That would be dangerous enough—if, after all, she is caught with it, people will assume that it's stolen—but there's a more pressing problem: boys are disappearing from the area and turning up dead, so there are mutterings about witchcraft in the village. When Cess' best friend disappears, all heads turn towards her, and it won't be long before accusations start to fly...
Considering its extremely short length (under 250 pages), The Coven's Daughter took me AGES to read. While I was reading, I enjoyed it well enough—the period details are especially good—there was nothing in the storyline or the characterization or the relationships between the characters that created any sort of "Read Me! Read Me!" draw. So, I was halfway through the book all week long (I kept procrastinating by getting caught up on Leverage*) and I finally sat down and finished it just now.
The author clearly did a TON of research, and, like I said, the period details are good. But her method of explaining them gets old, as it always follows the same pattern:
"Gorse, cousin? Be glad it is not elder," quipped Cess before she could stop herself. With its strong smell and easily drilled wood, that plant festooned the poles of girls who had been easy with the boys as Cess knew Beth had, for all her superior airs.
Almost always the detail, and then an explanation from the narrator. It doesn't feel necessarily awkward or forced, but when it happens four times on a page (which was often), it slows the rhythm, and it distracts attention from the already-thin story.
Occasionally, the explanation comes in the form of infodump dialogue, and that IS awkward:
Edith nodded gravely. "These men hold extreme views, I have heard of them. They are trained on the Continent and smuggled into England. The majority of Catholics in this country are law-abiding people, wanting only to practice their faith without persecution. They are as much afraid of the radicals as everyone else, if not more so, for their murderous plots make all Catholics appear to be enemies of the Queen. It is a sad state of affairs."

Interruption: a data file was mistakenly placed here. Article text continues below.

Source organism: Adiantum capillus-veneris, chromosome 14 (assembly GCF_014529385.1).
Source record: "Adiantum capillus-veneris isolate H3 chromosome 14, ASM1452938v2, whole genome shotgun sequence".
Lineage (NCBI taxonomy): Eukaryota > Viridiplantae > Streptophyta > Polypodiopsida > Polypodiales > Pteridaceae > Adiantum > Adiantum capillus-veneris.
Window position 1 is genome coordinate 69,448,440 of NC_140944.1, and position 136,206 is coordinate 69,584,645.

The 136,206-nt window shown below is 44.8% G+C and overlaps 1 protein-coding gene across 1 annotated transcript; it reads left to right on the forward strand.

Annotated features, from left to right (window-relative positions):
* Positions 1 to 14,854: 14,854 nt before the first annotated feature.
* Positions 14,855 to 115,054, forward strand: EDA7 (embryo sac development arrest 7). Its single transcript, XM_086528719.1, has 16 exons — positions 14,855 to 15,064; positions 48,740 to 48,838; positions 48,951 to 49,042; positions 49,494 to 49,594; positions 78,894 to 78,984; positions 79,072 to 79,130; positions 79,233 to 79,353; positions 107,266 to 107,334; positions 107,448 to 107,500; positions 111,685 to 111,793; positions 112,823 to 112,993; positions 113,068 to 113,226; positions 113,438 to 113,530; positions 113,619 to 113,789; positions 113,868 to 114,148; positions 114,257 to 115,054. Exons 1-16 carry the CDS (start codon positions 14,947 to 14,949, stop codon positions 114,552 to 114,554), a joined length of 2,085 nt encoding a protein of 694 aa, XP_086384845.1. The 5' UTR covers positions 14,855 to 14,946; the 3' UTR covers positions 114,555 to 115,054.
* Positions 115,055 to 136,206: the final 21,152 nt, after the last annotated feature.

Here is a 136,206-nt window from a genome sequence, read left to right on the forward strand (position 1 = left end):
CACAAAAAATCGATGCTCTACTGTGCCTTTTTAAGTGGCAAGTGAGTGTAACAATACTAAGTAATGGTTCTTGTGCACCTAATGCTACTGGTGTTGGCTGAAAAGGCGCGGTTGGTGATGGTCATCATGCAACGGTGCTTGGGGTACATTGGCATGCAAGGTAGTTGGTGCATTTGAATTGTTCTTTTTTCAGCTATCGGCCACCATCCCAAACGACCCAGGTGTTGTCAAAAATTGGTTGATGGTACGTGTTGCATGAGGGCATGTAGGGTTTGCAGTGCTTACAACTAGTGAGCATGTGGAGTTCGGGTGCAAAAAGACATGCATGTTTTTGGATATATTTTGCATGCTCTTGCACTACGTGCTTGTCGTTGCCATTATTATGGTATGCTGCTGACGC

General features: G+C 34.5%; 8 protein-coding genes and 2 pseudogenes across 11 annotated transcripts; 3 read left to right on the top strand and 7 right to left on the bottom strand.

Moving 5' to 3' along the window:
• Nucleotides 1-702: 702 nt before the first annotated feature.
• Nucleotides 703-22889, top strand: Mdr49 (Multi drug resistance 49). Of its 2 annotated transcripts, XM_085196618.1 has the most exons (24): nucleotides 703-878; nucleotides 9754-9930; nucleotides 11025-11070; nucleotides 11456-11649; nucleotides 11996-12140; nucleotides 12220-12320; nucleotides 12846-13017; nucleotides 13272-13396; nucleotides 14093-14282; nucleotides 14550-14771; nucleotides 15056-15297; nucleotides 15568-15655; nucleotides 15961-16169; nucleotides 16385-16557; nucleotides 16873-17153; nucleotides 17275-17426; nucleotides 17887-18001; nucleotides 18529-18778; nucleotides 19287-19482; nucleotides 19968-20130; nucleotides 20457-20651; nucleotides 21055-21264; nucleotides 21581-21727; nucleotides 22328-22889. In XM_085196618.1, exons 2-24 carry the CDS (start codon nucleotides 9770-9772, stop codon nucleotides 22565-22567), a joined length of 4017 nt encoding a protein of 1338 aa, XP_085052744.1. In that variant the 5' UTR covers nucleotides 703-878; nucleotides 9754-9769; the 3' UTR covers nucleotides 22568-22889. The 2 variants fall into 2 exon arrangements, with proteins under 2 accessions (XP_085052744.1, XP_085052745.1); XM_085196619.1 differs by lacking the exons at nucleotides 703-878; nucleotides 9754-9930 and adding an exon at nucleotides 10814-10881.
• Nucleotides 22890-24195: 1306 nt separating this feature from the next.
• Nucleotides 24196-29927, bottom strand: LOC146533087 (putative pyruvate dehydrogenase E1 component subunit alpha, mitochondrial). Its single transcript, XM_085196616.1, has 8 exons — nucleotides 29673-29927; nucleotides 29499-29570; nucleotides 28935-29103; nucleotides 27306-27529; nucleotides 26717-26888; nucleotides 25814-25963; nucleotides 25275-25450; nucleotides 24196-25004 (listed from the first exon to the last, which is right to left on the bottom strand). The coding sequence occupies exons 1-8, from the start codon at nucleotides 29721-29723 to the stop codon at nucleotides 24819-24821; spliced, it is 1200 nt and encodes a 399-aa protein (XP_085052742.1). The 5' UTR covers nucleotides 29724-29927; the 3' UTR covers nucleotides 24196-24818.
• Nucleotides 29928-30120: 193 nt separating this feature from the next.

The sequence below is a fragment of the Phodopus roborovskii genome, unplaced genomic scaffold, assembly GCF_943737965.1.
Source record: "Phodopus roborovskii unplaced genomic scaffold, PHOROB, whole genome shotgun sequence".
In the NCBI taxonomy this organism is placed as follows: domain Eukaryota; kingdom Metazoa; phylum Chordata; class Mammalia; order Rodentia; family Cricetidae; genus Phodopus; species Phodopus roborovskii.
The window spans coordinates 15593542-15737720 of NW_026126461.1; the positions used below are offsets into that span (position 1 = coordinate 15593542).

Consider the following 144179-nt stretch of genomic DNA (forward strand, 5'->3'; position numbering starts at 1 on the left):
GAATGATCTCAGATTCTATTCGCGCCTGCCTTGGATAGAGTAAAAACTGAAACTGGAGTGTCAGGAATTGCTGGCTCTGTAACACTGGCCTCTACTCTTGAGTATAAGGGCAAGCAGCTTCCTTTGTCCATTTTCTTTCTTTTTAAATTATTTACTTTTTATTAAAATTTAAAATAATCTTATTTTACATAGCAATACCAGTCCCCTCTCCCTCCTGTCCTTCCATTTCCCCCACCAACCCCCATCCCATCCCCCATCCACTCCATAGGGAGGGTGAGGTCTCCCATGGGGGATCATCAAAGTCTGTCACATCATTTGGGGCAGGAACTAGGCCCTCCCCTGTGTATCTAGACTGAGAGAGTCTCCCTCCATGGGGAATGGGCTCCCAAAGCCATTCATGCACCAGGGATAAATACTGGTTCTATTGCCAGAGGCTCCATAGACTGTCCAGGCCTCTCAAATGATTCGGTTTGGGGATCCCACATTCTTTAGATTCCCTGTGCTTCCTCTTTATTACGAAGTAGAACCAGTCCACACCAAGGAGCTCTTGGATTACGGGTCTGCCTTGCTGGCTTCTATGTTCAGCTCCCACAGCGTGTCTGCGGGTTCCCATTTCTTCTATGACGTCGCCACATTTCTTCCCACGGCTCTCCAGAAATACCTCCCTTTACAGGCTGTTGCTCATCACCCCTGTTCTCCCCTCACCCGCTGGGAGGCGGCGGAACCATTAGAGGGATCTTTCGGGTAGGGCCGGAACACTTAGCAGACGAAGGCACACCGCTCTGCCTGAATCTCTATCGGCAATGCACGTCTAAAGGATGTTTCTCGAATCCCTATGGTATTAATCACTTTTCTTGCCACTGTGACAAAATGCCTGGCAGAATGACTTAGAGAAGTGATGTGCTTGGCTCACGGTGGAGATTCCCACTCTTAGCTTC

Beyond that, my biggest complaint is that the magic element seems extraneous, more a vehicle to ease the plot along than anything else. It's a pretty straightforward story—even with the political intrigue, there aren't really any surprises if you've read a few stories in this vein... which I have—and overall, it felt very, very outlined. Like, A led to B led to C led to D which of course led to E and F. Not that there's anything wrong with that.
And, who knows? Young readers might note the parallels between religious extremism then and religious extremism now.
Five word review? Competent, but not amazingly so.
*Josh loves Parker, of course, while I heart Eliot.
I have just received confirmation that one week after the campaign began, Simon & Schuster has reversed its decision and will publish the fourth volume of Will Henry's journals.
Monstrumology lives. I didn't bring it back to life - so don't congratulate me. Toast yourselves, honorary monstrumologists, for YOU did it. In the words of Eliot Ness, "Never stop. Never stop fighting till the fight is done. Here endeth the lesson."